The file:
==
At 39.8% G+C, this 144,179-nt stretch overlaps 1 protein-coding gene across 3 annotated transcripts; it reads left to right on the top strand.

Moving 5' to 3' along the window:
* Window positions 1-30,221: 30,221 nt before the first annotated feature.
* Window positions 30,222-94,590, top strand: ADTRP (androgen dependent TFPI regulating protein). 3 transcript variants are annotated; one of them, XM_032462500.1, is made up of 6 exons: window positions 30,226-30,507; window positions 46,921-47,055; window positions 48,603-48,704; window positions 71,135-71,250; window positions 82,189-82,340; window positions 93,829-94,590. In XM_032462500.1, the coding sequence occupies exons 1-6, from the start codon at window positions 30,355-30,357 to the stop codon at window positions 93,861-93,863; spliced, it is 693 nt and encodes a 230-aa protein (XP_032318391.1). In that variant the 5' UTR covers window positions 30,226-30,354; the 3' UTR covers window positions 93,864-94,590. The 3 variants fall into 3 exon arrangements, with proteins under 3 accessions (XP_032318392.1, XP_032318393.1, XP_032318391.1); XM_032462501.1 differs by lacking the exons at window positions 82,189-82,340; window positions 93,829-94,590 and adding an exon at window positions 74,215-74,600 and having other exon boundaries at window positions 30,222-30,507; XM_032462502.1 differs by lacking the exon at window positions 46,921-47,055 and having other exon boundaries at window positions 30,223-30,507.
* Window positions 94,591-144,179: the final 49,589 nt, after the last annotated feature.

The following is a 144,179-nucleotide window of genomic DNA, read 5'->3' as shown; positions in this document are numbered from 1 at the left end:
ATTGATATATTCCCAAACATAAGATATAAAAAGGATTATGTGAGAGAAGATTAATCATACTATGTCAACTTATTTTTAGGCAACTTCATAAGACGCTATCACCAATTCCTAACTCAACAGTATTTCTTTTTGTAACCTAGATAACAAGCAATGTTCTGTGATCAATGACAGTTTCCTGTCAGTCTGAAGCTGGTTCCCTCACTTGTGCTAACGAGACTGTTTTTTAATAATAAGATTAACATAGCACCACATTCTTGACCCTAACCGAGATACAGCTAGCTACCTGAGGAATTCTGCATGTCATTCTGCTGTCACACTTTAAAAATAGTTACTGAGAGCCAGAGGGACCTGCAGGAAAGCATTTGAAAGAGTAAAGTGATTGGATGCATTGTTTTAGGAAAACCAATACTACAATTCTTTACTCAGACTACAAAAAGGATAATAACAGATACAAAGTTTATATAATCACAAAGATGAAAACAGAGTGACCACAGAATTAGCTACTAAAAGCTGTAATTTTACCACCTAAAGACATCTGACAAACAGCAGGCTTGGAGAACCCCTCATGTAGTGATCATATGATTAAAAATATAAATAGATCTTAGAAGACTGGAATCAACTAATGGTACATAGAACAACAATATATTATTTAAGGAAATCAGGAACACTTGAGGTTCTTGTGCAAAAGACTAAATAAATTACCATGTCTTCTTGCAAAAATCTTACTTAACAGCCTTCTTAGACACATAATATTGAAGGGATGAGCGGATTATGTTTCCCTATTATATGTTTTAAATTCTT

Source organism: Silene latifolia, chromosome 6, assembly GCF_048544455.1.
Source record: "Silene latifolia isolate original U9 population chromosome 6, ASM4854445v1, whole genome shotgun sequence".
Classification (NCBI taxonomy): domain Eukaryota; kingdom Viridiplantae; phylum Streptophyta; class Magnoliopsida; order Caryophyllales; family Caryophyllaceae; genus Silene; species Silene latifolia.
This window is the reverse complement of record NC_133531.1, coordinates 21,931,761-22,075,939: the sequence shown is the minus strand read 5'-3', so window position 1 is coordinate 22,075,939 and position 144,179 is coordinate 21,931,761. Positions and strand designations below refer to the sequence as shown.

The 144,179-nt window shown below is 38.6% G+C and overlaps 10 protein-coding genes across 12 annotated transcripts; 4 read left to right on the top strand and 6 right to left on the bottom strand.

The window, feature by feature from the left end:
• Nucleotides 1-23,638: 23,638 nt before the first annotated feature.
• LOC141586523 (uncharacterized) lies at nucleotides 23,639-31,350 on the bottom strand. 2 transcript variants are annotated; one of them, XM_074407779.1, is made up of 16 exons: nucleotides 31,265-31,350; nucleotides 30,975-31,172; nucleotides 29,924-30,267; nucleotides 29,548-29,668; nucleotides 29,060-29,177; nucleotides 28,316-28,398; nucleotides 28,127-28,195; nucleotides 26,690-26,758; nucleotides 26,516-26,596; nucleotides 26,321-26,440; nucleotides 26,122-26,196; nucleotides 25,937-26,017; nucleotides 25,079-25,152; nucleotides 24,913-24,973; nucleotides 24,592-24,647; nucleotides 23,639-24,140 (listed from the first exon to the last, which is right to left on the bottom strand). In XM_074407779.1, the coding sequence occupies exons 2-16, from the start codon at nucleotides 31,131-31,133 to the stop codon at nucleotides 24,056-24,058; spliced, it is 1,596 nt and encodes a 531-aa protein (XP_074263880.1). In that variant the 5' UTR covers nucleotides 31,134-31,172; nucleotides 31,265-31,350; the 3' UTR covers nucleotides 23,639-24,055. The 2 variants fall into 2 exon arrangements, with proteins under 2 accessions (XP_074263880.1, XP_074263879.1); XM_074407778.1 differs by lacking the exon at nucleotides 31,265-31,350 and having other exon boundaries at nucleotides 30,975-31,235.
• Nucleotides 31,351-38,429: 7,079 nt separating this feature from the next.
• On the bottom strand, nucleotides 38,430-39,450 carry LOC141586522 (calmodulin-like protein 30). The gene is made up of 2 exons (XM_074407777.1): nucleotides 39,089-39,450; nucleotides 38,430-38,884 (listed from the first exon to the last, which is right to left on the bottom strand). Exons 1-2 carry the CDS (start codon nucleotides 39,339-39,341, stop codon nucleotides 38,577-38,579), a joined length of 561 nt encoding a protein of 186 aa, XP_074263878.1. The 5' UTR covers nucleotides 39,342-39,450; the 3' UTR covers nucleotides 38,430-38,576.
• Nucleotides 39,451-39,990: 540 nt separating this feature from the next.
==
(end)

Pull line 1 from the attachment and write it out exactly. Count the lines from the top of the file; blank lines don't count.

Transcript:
At 39.8% G+C, this 144,179-nt stretch overlaps 1 protein-coding gene across 3 annotated transcripts; it reads left to right on the top strand.